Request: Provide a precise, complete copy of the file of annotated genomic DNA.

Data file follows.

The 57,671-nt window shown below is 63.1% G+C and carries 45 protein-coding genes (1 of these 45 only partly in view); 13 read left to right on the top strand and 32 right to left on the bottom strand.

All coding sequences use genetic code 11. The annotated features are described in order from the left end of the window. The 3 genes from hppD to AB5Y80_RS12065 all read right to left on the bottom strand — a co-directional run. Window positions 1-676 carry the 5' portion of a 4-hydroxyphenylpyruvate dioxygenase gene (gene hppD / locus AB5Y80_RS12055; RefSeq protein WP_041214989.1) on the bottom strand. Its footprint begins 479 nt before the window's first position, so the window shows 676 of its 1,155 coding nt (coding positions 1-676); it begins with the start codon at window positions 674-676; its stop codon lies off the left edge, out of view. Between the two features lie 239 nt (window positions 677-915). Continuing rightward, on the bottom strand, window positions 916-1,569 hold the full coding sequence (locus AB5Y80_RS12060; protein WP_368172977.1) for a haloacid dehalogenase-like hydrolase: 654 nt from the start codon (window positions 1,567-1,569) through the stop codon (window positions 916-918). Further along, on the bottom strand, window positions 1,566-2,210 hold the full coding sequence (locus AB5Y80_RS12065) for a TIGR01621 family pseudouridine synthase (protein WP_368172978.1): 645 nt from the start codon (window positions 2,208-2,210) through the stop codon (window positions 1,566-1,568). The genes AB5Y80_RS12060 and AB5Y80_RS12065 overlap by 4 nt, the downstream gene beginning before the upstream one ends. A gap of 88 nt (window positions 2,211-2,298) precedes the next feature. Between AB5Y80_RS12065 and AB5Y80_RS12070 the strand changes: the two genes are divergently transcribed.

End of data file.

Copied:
The 57,671-nt window shown below is 63.1% G+C and carries 45 protein-coding genes (1 of these 45 only partly in view); 13 read left to right on the top strand and 32 right to left on the bottom strand.

All coding sequences use genetic code 11. The annotated features are described in order from the left end of the window. The 3 genes from hppD to AB5Y80_RS12065 all read right to left on the bottom strand — a co-directional run. Window positions 1-676 carry the 5' portion of a 4-hydroxyphenylpyruvate dioxygenase gene (gene hppD / locus AB5Y80_RS12055; RefSeq protein WP_041214989.1) on the bottom strand. Its footprint begins 479 nt before the window's first position, so the window shows 676 of its 1,155 coding nt (coding positions 1-676); it begins with the start codon at window positions 674-676; its stop codon lies off the left edge, out of view. Between the two features lie 239 nt (window positions 677-915). Continuing rightward, on the bottom strand, window positions 916-1,569 hold the full coding sequence (locus AB5Y80_RS12060; protein WP_368172977.1) for a haloacid dehalogenase-like hydrolase: 654 nt from the start codon (window positions 1,567-1,569) through the stop codon (window positions 916-918). Further along, on the bottom strand, window positions 1,566-2,210 hold the full coding sequence (locus AB5Y80_RS12065) for a TIGR01621 family pseudouridine synthase (protein WP_368172978.1): 645 nt from the start codon (window positions 2,208-2,210) through the stop codon (window positions 1,566-1,568). The genes AB5Y80_RS12060 and AB5Y80_RS12065 overlap by 4 nt, the downstream gene beginning before the upstream one ends. A gap of 88 nt (window positions 2,211-2,298) precedes the next feature. Between AB5Y80_RS12065 and AB5Y80_RS12070 the strand changes: the two genes are divergently transcribed.